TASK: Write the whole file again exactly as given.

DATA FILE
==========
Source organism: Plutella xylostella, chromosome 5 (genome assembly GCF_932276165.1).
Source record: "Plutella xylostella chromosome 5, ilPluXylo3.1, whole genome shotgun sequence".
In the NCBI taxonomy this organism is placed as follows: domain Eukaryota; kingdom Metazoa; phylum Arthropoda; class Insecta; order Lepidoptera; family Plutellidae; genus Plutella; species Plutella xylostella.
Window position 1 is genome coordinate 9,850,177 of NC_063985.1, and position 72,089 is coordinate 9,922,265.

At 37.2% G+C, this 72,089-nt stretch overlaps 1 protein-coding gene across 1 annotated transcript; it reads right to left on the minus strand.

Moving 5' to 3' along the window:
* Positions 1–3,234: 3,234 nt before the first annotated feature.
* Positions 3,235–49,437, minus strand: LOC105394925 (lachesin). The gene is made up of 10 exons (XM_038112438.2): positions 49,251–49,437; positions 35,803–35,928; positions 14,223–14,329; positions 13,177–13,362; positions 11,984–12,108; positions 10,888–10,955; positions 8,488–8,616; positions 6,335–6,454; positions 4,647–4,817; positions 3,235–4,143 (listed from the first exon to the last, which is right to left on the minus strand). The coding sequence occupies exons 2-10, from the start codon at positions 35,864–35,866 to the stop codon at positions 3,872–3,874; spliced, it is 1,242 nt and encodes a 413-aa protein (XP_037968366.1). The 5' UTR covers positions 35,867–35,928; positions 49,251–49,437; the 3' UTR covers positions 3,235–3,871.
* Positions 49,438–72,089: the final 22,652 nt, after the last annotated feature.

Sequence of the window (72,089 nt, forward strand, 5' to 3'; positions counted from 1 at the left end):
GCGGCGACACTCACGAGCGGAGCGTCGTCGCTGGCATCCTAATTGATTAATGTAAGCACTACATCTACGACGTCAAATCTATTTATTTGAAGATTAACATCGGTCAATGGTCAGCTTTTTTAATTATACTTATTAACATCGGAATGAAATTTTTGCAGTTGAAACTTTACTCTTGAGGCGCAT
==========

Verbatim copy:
Source organism: Plutella xylostella, chromosome 5 (genome assembly GCF_932276165.1).
Source record: "Plutella xylostella chromosome 5, ilPluXylo3.1, whole genome shotgun sequence".
In the NCBI taxonomy this organism is placed as follows: domain Eukaryota; kingdom Metazoa; phylum Arthropoda; class Insecta; order Lepidoptera; family Plutellidae; genus Plutella; species Plutella xylostella.
Window position 1 is genome coordinate 9,850,177 of NC_063985.1, and position 72,089 is coordinate 9,922,265.

At 37.2% G+C, this 72,089-nt stretch overlaps 1 protein-coding gene across 1 annotated transcript; it reads right to left on the minus strand.

Moving 5' to 3' along the window:
* Positions 1–3,234: 3,234 nt before the first annotated feature.
* Positions 3,235–49,437, minus strand: LOC105394925 (lachesin). The gene is made up of 10 exons (XM_038112438.2): positions 49,251–49,437; positions 35,803–35,928; positions 14,223–14,329; positions 13,177–13,362; positions 11,984–12,108; positions 10,888–10,955; positions 8,488–8,616; positions 6,335–6,454; positions 4,647–4,817; positions 3,235–4,143 (listed from the first exon to the last, which is right to left on the minus strand). The coding sequence occupies exons 2-10, from the start codon at positions 35,864–35,866 to the stop codon at positions 3,872–3,874; spliced, it is 1,242 nt and encodes a 413-aa protein (XP_037968366.1). The 5' UTR covers positions 35,867–35,928; positions 49,251–49,437; the 3' UTR covers positions 3,235–3,871.
* Positions 49,438–72,089: the final 22,652 nt, after the last annotated feature.

Sequence of the window (72,089 nt, forward strand, 5' to 3'; positions counted from 1 at the left end):
GCGGCGACACTCACGAGCGGAGCGTCGTCGCTGGCATCCTAATTGATTAATGTAAGCACTACATCTACGACGTCAAATCTATTTATTTGAAGATTAACATCGGTCAATGGTCAGCTTTTTTAATTATACTTATTAACATCGGAATGAAATTTTTGCAGTTGAAACTTTACTCTTGAGGCGCAT